Confederate President Jefferson Davis credited Greenhow's information with securing victory at Manassas for the South. On August 11, 1861, she was able to send a report several pages long, detailing the complete Washington defense system. Every fort in the Washington area was described in detail, along with the number of guns, their caliber and range; weak spots in the earthworks; regiments identified by state origin and their strengths; the level of troop morale; number of officers and their experience; the political beliefs of the officers; the number of muskets issued to each regiment and the number of shots and grape issued for each weapon; the number of mules for freight-hauling available and the condition of the animals; itemized lists of wagons, ambulances and stores for each fort. 

This was the kind of information she delivered. She was arrested as a spy by Allan Pinkerton on August 23, 1861. Mrs. Greenhow was kept a prisoner in her home, which had been labeled "a clearing house for spies." Her home was officially made her prison by government decree on August 30, 1861. When guards discovered a Confederate plot to free Greenhow, the government acted, ordering her and her daughter, "Little Rose" transferred to the Old Capitol Prison on January 18, 1862. For five months, she and her daughter remained at the Old Capitol Prison, however, even her imprisonment did not deter her from continuing to provide information to Southern loyalists. This prompted Federal authorities to banish her south.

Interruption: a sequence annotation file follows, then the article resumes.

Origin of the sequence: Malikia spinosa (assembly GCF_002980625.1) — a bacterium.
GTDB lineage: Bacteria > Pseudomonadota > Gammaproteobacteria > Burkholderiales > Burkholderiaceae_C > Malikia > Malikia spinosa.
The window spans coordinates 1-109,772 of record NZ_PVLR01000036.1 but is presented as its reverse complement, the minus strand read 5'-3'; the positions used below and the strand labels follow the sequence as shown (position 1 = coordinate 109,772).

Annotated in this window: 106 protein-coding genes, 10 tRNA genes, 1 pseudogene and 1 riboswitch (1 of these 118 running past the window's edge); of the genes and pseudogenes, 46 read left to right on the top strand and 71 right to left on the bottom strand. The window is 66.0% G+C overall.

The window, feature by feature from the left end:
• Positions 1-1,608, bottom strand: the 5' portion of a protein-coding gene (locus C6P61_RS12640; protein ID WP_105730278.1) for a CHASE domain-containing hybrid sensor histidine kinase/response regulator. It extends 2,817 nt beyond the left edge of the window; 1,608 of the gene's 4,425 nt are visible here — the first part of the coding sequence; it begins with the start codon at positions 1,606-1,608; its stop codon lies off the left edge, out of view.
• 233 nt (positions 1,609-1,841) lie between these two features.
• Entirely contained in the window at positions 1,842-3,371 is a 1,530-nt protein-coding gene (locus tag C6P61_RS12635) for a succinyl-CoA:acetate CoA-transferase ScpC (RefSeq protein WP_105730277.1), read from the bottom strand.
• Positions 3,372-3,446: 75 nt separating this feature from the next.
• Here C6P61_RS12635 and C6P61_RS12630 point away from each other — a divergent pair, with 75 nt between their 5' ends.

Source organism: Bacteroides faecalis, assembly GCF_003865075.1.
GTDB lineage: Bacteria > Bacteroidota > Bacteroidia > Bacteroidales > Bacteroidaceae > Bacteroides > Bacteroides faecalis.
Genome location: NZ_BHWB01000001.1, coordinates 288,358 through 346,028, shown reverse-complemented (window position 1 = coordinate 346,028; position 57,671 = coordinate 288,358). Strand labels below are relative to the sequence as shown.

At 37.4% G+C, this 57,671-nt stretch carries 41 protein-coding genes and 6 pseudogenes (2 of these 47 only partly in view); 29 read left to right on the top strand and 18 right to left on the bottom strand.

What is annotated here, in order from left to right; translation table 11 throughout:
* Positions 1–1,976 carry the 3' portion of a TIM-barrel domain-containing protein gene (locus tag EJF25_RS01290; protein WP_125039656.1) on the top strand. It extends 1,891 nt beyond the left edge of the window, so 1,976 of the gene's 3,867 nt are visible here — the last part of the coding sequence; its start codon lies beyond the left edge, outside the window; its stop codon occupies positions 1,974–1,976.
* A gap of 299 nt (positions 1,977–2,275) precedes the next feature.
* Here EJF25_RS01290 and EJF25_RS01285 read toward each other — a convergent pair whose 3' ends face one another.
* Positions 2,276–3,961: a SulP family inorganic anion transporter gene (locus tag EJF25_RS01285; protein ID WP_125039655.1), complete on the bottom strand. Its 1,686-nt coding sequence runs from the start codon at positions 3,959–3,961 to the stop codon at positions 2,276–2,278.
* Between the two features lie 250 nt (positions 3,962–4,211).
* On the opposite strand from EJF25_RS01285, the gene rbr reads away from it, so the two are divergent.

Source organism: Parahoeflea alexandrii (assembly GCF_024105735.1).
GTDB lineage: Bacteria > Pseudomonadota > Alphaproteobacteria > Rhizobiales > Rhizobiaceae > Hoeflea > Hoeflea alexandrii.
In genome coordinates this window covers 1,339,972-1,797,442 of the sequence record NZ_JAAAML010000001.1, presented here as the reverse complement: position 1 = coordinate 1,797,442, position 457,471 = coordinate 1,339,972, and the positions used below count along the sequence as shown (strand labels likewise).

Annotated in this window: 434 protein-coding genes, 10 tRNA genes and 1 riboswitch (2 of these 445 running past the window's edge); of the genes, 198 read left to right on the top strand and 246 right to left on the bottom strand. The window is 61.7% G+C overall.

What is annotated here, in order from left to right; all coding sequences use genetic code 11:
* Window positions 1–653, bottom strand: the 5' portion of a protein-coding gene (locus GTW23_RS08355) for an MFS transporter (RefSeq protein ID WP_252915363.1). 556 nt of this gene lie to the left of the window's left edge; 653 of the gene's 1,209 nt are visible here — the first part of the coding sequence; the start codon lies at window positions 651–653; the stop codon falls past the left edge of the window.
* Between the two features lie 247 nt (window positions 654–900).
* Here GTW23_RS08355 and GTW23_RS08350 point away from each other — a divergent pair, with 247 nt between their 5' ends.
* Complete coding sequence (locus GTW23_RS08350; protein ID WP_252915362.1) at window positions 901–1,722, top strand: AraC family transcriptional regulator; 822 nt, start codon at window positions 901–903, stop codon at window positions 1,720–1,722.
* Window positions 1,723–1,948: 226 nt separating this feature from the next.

On June 2, the New York Times recorded her release and removal under close custody. On June 6, 1862, she and her daughter arrived in Richmond to wildly cheering crowds. Asked by the government to act as a courier to Confederate diplomats, she assumed the role of blockade runner and traveled to England and France. In September 1864, she boarded a blockade-runner, the Condor, bound for North Carolina. Spied by a Union gunboat in the waters just off the coast near Wilmington, North Carolina, the Condor raced ahead up the Cape Fear River hoping to avoid confrontation. Instead, the Condor ran aground on a sandbar. Desperate to escape, Greenhow boarded a lifeboat that capsized in the rough water and drowned.

In the afternoon of Saturday, October 1, 1864, her body was carried in a long funeral procession through the streets of Wilmington, a guard of honor accompanying her horse-drawn casket which was draped with a huge Confederate flag. Thousands of soldiers marched behind it, led by Admiral Hampden and many other Confederate officers, to Oakdale Cemetery. A squad of Confederate soldiers fired their muskets over her grave as the guns of Fort Fisher boomed in her honor. 

Note: A great white stone was later placed above her grave, purchased by the Ladies Memorial Association of Wilmington. On it bears the legend: "This monument commemorates the deeds of Mrs. Rose Greenhow, a bearer of dispatches to the Confederate government. She was drowned off Fort Fisher from the blockade runner ‘Condor' while attempting to run the blockade on September 30, 1864. Her body was washed ashore at Fort Fisher Beach and brought to Wilmington."
 (bio by: Debbie)

Family links:
  John O'Neal (1770 - 1817)
  Eliza Henrietta Hamilton O'Neal

  Robert Greenhow (1800 - 1854)*

  Rose Greenhow Duvall (1853 - ____)*

*Calculated relationship